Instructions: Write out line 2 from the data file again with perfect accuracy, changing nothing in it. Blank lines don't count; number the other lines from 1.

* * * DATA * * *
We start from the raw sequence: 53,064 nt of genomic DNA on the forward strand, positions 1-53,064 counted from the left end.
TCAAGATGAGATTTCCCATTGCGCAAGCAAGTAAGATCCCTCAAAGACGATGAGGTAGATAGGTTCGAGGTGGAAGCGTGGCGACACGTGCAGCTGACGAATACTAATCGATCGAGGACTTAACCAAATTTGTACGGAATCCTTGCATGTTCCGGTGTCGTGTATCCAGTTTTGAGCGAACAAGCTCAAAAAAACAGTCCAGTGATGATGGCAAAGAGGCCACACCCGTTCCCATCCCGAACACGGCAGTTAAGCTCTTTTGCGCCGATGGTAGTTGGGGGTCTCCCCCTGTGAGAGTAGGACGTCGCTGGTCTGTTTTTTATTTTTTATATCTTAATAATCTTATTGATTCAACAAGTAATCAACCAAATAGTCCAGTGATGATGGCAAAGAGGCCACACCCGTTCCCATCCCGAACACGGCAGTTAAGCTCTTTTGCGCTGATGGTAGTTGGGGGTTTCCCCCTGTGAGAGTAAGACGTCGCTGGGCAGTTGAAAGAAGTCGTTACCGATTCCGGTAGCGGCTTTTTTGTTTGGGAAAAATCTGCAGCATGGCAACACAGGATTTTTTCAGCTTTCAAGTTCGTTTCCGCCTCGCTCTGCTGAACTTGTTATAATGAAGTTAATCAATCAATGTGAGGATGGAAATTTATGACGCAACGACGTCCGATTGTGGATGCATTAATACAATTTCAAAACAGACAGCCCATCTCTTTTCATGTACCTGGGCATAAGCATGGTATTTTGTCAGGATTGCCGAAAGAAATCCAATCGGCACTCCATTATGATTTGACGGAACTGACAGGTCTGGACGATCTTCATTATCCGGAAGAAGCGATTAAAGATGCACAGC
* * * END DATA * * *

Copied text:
TCAAGATGAGATTTCCCATTGCGCAAGCAAGTAAGATCCCTCAAAGACGATGAGGTAGATAGGTTCGAGGTGGAAGCGTGGCGACACGTGCAGCTGACGAATACTAATCGATCGAGGACTTAACCAAATTTGTACGGAATCCTTGCATGTTCCGGTGTCGTGTATCCAGTTTTGAGCGAACAAGCTCAAAAAAACAGTCCAGTGATGATGGCAAAGAGGCCACACCCGTTCCCATCCCGAACACGGCAGTTAAGCTCTTTTGCGCCGATGGTAGTTGGGGGTCTCCCCCTGTGAGAGTAGGACGTCGCTGGTCTGTTTTTTATTTTTTATATCTTAATAATCTTATTGATTCAACAAGTAATCAACCAAATAGTCCAGTGATGATGGCAAAGAGGCCACACCCGTTCCCATCCCGAACACGGCAGTTAAGCTCTTTTGCGCTGATGGTAGTTGGGGGTTTCCCCCTGTGAGAGTAAGACGTCGCTGGGCAGTTGAAAGAAGTCGTTACCGATTCCGGTAGCGGCTTTTTTGTTTGGGAAAAATCTGCAGCATGGCAACACAGGATTTTTTCAGCTTTCAAGTTCGTTTCCGCCTCGCTCTGCTGAACTTGTTATAATGAAGTTAATCAATCAATGTGAGGATGGAAATTTATGACGCAACGACGTCCGATTGTGGATGCATTAATACAATTTCAAAACAGACAGCCCATCTCTTTTCATGTACCTGGGCATAAGCATGGTATTTTGTCAGGATTGCCGAAAGAAATCCAATCGGCACTCCATTATGATTTGACGGAACTGACAGGTCTGGACGATCTTCATTATCCGGAAGAAGCGATTAAAGATGCACAGC